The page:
Hereditary colorectal cancer syndromes: Who to send for genetic testing

Jewel Samadder, Randall Burt

Research output: Contribution to journalArticlepeer-review


Genetic testing has become a mainstream approach for the diagnosis of a number of gastrointestinal cancer predisposition syndromes. These include familial adenomatous polyposis (FAP), Lynch syndrome, and the rare hamartomatous polyposis conditions of Peutz-Jegher syndrome, juvenile polyposis syndrome and Cowden syndrome. All of these have a marked increased risk for colon and other malignancies. FAP and the hamartomatous polyposis syndromes are most often recognized by clinical features including characteristic polyps of the gastrointestinal tract. Genetic testing verifies the diagnosis in an index case and allows precise genetic testing of family members to determine which of them needs syndrome specific screening and which needs only average risk screening. Lynch syndrome is more difficult as there is not a specific clinical phenotype. Nonetheless there is a high risk of colon cancer that often occurs at a young age. Colorecta and endometrial cancer tumor testing for microsatellite instability and for abnormal expression of the mismatch repair genes (the genes mutated in this disease) is a growing approach to find persons who should have genetic testing for Lynch syndrome. Additionally, risk based genetic testing is often indicated when tumor tissue is not available. Genetic testing is now sufficiently accurate that most persons and families with one of the inherited syndromes can be identified and appropriate cancer surveillance measures applied.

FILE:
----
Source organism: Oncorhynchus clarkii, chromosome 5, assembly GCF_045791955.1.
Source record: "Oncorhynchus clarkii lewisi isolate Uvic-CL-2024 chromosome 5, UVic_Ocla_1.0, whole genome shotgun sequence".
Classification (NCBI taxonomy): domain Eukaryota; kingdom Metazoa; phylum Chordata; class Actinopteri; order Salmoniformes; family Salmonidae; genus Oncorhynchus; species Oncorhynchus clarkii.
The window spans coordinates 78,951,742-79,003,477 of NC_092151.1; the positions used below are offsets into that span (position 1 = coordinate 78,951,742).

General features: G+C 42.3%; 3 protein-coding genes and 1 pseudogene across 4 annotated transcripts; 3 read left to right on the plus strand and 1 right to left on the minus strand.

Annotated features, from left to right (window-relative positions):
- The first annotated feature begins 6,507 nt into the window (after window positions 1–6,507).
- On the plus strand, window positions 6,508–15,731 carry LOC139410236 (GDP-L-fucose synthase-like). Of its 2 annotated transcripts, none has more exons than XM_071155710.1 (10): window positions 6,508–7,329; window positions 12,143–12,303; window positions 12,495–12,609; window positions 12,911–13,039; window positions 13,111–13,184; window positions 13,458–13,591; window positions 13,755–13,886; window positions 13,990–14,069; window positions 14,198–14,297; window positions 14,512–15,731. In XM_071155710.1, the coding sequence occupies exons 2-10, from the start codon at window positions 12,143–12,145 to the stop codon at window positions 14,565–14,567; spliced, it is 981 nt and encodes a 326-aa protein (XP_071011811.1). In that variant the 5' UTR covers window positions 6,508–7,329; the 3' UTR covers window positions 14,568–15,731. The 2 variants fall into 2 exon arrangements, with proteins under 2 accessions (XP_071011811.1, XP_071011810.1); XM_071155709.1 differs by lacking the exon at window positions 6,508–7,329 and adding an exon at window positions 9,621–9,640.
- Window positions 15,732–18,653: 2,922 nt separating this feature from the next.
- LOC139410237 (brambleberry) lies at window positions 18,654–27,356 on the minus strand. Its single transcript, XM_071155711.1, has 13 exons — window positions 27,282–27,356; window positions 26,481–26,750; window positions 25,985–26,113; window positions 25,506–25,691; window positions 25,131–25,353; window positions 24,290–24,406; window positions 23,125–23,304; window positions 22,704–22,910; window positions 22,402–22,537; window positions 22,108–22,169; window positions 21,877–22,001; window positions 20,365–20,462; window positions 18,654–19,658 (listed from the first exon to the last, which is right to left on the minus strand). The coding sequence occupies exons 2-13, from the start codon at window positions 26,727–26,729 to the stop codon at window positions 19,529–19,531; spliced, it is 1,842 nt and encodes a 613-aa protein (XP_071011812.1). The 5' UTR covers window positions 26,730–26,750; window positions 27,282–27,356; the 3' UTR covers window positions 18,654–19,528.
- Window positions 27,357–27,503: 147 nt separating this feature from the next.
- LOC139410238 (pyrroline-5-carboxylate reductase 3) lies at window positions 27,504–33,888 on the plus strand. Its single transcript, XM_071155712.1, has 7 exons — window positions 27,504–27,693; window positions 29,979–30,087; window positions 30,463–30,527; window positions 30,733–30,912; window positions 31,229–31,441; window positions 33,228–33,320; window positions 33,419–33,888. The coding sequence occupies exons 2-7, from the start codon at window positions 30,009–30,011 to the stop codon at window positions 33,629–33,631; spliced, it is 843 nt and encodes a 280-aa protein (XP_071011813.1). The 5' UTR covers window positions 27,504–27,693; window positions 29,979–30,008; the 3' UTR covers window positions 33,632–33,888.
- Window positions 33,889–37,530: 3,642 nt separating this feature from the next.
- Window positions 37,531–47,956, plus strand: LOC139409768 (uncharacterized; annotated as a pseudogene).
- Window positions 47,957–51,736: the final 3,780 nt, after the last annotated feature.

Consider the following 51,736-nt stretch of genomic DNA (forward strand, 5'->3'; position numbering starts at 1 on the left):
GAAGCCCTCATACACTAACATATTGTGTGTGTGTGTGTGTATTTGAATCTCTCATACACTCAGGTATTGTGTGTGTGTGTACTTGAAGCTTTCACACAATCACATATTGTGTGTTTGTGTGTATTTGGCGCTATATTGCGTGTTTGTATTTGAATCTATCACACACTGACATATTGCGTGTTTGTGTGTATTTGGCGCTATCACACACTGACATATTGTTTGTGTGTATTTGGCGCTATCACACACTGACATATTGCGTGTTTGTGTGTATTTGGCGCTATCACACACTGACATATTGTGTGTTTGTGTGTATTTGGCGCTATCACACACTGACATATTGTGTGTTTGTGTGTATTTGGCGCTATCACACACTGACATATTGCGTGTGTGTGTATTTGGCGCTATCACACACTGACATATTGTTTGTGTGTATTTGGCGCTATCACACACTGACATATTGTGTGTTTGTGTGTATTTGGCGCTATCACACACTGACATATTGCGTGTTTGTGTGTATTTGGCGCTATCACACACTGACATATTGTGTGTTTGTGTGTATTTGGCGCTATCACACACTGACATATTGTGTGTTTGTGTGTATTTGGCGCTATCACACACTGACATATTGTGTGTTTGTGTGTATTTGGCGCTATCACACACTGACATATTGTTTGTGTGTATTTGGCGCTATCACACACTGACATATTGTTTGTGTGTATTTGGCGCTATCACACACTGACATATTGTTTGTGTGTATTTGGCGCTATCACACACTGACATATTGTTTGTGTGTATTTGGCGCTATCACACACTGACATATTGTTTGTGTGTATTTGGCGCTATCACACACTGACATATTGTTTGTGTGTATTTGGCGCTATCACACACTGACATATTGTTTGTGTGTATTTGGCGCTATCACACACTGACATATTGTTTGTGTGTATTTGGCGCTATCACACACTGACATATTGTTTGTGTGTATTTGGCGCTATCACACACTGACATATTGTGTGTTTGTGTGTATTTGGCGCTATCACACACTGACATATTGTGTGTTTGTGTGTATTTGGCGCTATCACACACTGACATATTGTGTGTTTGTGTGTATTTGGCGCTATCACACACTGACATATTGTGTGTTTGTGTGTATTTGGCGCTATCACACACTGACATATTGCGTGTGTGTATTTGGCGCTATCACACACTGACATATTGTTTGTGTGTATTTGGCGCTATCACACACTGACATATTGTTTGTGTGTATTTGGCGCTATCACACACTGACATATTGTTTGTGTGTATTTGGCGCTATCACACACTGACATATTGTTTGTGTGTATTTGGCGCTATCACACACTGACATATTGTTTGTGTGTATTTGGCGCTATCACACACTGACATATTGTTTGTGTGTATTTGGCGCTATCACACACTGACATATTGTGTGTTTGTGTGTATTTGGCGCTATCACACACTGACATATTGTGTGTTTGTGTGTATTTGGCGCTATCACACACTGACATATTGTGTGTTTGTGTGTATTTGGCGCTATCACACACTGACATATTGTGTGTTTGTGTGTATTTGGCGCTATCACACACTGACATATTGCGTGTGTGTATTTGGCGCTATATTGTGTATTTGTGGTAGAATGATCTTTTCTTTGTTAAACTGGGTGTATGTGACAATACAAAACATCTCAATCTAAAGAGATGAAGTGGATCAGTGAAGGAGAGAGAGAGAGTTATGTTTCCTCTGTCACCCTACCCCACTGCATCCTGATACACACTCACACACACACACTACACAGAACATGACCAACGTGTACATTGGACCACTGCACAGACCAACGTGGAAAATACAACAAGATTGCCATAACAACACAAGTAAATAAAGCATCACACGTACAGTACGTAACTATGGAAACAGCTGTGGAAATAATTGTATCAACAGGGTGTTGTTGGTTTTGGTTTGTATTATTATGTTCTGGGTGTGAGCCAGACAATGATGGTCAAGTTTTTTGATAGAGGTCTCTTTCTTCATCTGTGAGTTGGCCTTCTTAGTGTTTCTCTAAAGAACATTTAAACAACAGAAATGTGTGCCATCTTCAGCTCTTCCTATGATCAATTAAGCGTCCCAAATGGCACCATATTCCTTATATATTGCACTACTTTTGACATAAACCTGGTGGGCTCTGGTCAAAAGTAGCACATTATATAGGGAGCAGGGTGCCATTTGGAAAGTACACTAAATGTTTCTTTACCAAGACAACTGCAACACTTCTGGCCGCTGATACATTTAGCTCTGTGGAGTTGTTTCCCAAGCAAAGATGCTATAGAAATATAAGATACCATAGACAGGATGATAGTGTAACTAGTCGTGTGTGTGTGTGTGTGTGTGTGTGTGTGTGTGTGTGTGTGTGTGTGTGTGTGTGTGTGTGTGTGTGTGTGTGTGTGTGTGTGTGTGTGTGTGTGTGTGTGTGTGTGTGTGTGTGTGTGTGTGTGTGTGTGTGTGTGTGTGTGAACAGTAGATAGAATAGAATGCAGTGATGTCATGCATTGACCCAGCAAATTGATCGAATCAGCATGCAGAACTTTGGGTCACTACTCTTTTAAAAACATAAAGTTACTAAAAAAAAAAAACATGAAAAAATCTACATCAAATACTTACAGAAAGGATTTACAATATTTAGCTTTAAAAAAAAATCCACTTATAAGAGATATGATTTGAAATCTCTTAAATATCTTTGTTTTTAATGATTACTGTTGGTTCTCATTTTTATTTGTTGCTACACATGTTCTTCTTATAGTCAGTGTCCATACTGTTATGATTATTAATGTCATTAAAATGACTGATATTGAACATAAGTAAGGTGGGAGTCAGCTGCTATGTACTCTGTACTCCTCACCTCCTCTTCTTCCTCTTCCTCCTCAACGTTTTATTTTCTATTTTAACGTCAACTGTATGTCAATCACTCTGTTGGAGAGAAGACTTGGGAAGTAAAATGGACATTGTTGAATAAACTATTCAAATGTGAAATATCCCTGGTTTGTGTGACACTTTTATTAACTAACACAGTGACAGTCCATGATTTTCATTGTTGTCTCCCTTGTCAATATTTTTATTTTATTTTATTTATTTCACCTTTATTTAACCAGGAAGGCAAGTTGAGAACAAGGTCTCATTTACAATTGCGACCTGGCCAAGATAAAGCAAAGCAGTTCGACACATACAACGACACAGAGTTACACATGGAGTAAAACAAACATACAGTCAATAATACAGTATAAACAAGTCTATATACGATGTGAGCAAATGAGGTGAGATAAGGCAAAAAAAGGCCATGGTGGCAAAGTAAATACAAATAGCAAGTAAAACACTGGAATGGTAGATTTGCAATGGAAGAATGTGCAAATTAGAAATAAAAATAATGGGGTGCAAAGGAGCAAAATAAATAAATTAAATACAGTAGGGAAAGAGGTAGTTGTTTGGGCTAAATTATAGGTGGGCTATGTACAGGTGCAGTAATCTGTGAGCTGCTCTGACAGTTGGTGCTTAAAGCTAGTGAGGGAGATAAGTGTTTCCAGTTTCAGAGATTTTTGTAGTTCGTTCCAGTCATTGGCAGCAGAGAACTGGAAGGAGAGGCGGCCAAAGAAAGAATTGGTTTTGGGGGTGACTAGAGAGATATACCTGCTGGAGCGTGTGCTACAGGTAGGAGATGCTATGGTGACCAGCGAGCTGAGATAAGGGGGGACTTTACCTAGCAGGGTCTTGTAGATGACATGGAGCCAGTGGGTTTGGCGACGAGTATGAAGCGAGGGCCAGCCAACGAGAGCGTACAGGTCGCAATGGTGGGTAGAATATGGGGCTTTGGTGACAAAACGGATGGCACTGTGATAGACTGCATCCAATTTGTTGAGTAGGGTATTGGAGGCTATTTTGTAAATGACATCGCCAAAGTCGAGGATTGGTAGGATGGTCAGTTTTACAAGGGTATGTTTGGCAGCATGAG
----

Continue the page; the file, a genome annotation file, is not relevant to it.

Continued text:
Original languageEnglish (US)
Pages (from-to)42-48
Number of pages7
JournalPractical Gastroenterology
Issue number5
StatePublished - May 2012

ASJC Scopus subject areas

  • Gastroenterology


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